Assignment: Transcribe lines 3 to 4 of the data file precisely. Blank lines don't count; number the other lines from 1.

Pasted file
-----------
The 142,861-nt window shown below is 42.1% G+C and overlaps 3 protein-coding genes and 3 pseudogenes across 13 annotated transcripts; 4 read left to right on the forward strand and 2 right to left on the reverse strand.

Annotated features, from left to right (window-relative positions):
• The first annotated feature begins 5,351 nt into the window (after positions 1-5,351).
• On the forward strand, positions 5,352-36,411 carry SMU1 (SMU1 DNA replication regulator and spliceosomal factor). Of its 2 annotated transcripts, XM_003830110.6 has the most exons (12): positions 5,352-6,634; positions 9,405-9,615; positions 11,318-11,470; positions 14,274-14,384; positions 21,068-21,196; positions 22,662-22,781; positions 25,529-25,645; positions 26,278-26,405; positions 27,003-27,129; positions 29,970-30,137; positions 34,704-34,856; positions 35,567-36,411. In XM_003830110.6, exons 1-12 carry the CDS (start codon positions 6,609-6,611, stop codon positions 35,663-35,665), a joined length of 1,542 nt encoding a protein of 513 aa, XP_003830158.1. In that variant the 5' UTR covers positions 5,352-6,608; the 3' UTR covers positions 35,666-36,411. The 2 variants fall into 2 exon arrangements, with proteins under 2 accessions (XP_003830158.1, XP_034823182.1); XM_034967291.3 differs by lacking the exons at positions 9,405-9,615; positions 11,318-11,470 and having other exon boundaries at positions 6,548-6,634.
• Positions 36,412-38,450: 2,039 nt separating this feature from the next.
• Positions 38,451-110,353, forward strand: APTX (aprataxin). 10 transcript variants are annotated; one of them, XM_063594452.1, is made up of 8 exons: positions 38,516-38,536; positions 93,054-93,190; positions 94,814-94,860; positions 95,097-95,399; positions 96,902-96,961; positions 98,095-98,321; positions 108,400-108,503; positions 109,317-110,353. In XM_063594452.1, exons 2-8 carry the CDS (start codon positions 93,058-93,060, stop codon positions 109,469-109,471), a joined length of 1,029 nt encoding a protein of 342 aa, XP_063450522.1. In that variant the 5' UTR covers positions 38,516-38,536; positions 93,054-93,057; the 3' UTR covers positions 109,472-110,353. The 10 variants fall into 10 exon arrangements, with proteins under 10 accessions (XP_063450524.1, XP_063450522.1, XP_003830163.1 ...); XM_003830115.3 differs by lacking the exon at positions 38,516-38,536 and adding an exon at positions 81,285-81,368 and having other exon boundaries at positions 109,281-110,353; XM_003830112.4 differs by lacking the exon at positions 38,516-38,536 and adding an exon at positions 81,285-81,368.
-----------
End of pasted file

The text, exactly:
• The first annotated feature begins 5,351 nt into the window (after positions 1-5,351).
• On the forward strand, positions 5,352-36,411 carry SMU1 (SMU1 DNA replication regulator and spliceosomal factor). Of its 2 annotated transcripts, XM_003830110.6 has the most exons (12): positions 5,352-6,634; positions 9,405-9,615; positions 11,318-11,470; positions 14,274-14,384; positions 21,068-21,196; positions 22,662-22,781; positions 25,529-25,645; positions 26,278-26,405; positions 27,003-27,129; positions 29,970-30,137; positions 34,704-34,856; positions 35,567-36,411. In XM_003830110.6, exons 1-12 carry the CDS (start codon positions 6,609-6,611, stop codon positions 35,663-35,665), a joined length of 1,542 nt encoding a protein of 513 aa, XP_003830158.1. In that variant the 5' UTR covers positions 5,352-6,608; the 3' UTR covers positions 35,666-36,411. The 2 variants fall into 2 exon arrangements, with proteins under 2 accessions (XP_003830158.1, XP_034823182.1); XM_034967291.3 differs by lacking the exons at positions 9,405-9,615; positions 11,318-11,470 and having other exon boundaries at positions 6,548-6,634.